I think this is precisely what SLT is saying, and this is nontrivial! One can say that a photon will follow a locally fastest route through a medium, even if this is different from saying that it will always follow the "simplest" route. SLT arguments always works relative to a loss landscape, and interpreting their meaning should (ideally) be done relative to the loss landscape. The resulting predictions are, nevertheless, nontrivial, and are sometimes confirmed. For example we have some work on this with Nina Rimsky.

You point at a different notion of complexity, associated to considering the parameter-function map. This also seems interesting, but is distinct from complexity phenomena in SLT (at least from the more basic concepts like the RLCT), and which is not considered in the basic SLT paradigm. Saying that this is another interesting avenue of study or a potentially useful measure of complexity is valid, but is a priori independent of criticism of SLT (and of course ideally, the two points of view could be combined). 

Note that loss landscape considerations are more important than parameter-function considerations in the context of learning. For example it's not clear in your example why f(x) = 0 is likely to be learned (unless you have weight regularization). Learning bias in a NN should most fundamentally be understood relative to the weights, not higher-order concepts like Kolmogorov complexity (though as you point out, there might be a relationship between the two).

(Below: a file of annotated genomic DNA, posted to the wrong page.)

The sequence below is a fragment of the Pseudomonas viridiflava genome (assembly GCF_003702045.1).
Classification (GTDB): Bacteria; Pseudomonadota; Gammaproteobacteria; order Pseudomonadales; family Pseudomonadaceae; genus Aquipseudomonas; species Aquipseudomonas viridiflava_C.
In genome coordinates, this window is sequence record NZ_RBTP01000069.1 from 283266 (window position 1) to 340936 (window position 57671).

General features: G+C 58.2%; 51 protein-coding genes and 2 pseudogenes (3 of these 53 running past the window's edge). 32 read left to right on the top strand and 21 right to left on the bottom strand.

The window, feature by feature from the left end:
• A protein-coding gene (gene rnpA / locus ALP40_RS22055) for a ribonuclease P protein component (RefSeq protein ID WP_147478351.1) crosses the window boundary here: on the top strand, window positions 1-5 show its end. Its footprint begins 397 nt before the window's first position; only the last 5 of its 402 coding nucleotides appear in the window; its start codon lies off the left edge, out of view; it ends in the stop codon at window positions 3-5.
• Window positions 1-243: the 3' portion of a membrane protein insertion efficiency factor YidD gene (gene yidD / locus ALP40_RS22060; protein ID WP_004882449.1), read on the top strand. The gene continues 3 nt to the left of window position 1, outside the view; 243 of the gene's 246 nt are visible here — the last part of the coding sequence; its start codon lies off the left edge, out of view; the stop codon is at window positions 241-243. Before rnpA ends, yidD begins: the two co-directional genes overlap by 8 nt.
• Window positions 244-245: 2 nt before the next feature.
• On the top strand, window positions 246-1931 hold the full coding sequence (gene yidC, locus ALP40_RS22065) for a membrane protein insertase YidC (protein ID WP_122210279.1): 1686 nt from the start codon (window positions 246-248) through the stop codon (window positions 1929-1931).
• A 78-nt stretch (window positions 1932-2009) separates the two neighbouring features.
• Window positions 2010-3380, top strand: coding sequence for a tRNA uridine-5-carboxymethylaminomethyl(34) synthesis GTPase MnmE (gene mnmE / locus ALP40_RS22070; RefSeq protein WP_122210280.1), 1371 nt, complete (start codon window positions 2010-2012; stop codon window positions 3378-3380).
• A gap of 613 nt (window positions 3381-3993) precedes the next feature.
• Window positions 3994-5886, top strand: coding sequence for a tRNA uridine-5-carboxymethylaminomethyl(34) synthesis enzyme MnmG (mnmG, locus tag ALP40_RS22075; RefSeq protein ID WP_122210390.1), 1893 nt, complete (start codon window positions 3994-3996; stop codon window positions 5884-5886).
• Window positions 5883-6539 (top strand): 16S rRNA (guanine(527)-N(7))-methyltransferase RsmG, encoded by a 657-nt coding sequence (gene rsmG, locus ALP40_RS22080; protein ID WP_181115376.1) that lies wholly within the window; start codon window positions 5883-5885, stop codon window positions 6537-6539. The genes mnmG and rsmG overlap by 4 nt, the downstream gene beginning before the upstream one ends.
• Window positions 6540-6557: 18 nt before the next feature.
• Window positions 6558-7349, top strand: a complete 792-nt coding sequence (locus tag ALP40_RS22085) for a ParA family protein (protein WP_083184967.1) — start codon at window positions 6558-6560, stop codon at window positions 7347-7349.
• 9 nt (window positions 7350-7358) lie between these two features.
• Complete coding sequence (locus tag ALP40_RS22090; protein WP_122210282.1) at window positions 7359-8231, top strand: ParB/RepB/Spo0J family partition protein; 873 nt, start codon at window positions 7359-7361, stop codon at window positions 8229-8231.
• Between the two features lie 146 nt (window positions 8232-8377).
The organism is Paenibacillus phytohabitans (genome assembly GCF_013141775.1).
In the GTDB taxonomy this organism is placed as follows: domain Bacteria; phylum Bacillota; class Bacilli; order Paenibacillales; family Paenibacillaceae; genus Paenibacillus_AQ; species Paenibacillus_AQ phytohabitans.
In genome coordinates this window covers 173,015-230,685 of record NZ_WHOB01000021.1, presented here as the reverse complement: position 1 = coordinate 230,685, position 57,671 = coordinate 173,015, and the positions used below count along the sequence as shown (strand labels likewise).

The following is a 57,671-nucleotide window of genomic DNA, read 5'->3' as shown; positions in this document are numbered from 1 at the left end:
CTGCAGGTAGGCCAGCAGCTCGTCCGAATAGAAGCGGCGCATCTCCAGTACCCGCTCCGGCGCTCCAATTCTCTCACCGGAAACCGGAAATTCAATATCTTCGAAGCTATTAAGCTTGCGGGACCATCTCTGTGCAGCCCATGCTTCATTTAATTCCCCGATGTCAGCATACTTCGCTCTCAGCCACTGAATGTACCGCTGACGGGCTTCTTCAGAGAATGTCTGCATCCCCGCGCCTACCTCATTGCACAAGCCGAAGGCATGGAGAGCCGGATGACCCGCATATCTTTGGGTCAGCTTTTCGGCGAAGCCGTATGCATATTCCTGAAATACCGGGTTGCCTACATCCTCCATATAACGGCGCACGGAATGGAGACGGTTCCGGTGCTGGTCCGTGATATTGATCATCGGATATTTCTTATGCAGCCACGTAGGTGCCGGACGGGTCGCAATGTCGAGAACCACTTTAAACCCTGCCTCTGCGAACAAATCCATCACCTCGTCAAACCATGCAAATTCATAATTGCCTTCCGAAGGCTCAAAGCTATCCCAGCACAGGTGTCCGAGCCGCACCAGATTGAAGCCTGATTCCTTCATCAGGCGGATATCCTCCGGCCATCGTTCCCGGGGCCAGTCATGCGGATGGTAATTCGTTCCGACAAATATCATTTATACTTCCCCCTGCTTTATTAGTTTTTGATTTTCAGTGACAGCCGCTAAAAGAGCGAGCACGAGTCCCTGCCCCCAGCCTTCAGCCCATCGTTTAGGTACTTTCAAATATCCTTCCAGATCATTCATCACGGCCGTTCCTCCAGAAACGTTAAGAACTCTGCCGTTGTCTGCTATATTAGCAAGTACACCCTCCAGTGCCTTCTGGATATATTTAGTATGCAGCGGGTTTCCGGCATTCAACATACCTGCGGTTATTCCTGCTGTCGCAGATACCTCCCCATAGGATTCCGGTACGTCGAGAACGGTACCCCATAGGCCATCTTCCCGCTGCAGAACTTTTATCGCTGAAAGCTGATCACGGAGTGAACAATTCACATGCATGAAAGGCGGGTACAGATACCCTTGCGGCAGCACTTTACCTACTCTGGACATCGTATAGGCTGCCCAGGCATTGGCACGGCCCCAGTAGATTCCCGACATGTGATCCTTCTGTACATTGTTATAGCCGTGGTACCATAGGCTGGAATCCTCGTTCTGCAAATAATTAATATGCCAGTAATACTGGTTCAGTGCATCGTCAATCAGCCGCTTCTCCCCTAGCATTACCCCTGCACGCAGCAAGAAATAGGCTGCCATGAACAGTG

Also I wanted to point out that in some ways, your "actual solution" is very close to the definition of RLCT from SLT.  The definition of the RLCT is how much entropy you have to pay (in your language, the change in negative log probability of a random sample) to gain an exponential improvement of loss precision; i.e., "bits of specification per bit of loss". See e.g. this article.

The thing is, the "complexity of f" (your K(f)) is not a very meaningful concept from the point of view of a neural net's learning (you can try to make sense of it by looking at something like the entropy of the weight-to-function mapping, but then it won't interact that much with learning dynamics). I think if you follow your intuitions carefully, you're likely to precisely end up arriving at something like the RLCT (or maybe a finite-order approximation of the RLCT, associated to the free energy). 

I have some criticisms of how SLT is understood and communicated, but I don't think that the ones you mention seem that important to me. In particular, my intuition is that for purposes of empirical measurement of SLT parameters, the large-sample limit of realistic networks is quite large enough to see approximate singularities in the learning landscape, and that the SGD-sampling distinction is much more important than many people realize (indeed, there is no way to explain why generalizable networks like modular addition still sometimes memorize without understanding that the two are very distinct).